Written by: Dave Cantrell
In many respscts 1985 was a blurry year. The jagged daring post-punk dream was in the midst of its initial dying throes, the false glow of the New Romantics rutted around in cahoots with MTV’s already growing smarminess, a development that to many of us was actually more the worthless grit from the oyster than the shower of pearls it was being presented as, all of this, going down smack in the middle of the power-walking Reagan/Thatcher years – a phrase that to this day is an irritant to the ears – cast an overall pall barely dented by the jarring arrival of Jesus and Mary Chain, the fabric-rending of Sonic Youth or the Smiths’ light that would never go out or anyway not for a couple more years. Culturally, for the ‘underground,’ there was a penumbral dimming to the entire era such that, in retrospect, it makes profound sense that that would be the moment the Apartments’ debut would emerge on the scene or what remained of it.
Sweeping in with an almost unsettling quietude, The Evening Visits…and Stays for Years, hushed but forceful, gauzy and frank, took our breath away, the same breath we’d been holding as we’d waited in acknowledged vain for the dark sparks of ’79 to reignite and set the world right. That album, fashioned and built around the twilit ruminations of Peter Milton Walsh – for a brief unshining moment in 1978 a member of The Go-Betweens but the temperamental gap proved too great to ford – could well define the term ‘resplendent in woeful sorrow’ were it not for the twinge-of-hope humanity that seeped up through the songs like a mist through the floorboards. Crepuscular as they mostly were – a certain sprightliness is not entirely absent at times – those tracks surge with life. Life lived in shadows, life lived in halting resilience, life.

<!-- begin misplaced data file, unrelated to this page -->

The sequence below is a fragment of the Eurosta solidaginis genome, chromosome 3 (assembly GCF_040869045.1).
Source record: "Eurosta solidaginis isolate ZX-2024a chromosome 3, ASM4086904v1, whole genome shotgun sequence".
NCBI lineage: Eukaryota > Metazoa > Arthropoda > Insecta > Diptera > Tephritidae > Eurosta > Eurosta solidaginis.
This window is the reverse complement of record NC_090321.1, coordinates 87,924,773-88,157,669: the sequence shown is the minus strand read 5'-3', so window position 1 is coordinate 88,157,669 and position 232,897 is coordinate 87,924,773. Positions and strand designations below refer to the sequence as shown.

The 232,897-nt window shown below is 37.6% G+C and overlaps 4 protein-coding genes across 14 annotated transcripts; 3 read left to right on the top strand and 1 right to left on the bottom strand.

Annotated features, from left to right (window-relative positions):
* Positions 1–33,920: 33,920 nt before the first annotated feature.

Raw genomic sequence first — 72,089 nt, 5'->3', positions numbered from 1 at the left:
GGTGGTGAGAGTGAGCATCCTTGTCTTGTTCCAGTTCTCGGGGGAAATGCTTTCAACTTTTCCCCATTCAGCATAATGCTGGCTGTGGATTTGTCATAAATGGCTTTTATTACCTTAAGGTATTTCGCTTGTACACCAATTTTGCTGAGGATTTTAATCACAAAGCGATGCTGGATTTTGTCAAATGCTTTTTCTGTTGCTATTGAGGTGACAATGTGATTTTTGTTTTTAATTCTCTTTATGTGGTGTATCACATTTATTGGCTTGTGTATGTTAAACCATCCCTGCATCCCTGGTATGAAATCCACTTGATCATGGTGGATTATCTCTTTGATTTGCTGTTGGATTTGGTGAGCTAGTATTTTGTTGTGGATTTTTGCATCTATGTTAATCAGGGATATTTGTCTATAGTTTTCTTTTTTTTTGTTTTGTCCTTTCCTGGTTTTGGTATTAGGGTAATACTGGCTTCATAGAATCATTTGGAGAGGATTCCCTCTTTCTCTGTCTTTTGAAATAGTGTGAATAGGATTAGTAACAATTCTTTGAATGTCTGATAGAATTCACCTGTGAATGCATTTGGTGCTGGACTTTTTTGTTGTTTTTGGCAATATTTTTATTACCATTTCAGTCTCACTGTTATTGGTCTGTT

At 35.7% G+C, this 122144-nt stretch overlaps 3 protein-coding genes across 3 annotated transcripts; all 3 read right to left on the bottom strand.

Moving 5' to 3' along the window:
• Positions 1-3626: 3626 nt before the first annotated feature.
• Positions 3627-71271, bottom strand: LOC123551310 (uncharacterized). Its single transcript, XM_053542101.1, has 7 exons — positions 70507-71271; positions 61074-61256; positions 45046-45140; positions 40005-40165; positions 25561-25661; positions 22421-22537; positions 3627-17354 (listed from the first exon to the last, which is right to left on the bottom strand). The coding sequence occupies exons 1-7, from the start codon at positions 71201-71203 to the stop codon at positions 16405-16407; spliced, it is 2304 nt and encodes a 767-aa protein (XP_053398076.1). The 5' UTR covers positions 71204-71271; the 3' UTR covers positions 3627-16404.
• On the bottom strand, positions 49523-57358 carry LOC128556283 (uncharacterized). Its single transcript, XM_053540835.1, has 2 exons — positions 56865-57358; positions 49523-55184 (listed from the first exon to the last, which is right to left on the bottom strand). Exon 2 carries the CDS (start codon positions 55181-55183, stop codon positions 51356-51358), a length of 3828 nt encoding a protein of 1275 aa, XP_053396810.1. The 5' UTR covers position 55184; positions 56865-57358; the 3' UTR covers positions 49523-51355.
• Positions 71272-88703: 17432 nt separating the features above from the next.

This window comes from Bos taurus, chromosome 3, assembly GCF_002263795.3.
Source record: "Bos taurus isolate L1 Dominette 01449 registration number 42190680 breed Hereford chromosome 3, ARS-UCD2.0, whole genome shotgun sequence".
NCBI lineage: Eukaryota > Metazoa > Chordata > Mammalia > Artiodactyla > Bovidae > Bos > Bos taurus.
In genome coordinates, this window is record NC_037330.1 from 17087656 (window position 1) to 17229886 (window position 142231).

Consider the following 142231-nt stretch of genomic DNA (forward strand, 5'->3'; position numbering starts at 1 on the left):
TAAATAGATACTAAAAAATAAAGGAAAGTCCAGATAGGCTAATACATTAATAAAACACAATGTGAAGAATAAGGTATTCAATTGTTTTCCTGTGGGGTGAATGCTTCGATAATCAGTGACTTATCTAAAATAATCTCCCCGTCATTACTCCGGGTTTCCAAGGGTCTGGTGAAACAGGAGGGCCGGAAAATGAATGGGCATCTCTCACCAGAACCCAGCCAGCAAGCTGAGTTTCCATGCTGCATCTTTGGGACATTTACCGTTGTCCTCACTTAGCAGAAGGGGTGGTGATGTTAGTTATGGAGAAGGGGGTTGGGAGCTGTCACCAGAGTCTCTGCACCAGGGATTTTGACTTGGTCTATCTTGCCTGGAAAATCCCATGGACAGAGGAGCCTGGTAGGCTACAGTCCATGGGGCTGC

Folded inside sparse, iridescent, mildly baroque arrangements – primarily acoustic, often touched by horn or string – that resisted the ostentation of being considered gorgeous but most assuredly were nonetheless, Walsh’s vocals drew a power via a compelling reduction (of bombast, of ‘projection,’ of drama). We leaned in to hear, entranced. In a classic despite/because conundrum, there’s something magnetic about a voice singing with such undeterred spirit from within what at times seemed a hunched-over trepidation. From that core tension, of course, comes the Apartments universality. There is no way to not relate and no way to not be amazed and both those things are happening at the same time.
Naturally, it doesn’t hurt that Walsh’s way with lyric and melody surpasses, with what seems a preternatural ease, a fair percentage of his peers. While without doubt a matter primarily of the so-called god-given, it was his writerly boho fascination with the work of post-war, pre-rock pop composers and the New York City in which most did their work – and where Walsh himself decamped for the few years in his formative early twenties, soaking up, beyond song, every drop of that legend-making milieu as he could – that provided shape and distinction to that already generous store of talent. An ingenuous template, expanded on, refined, gently jostled about but never abandoned through various iterations of the band and a few lengthy lacunae, it, its practitioner, and the mythic muse behind it are all exquisitely, and oh so eloquently, present on new album In and Out of the Light and are so immediately.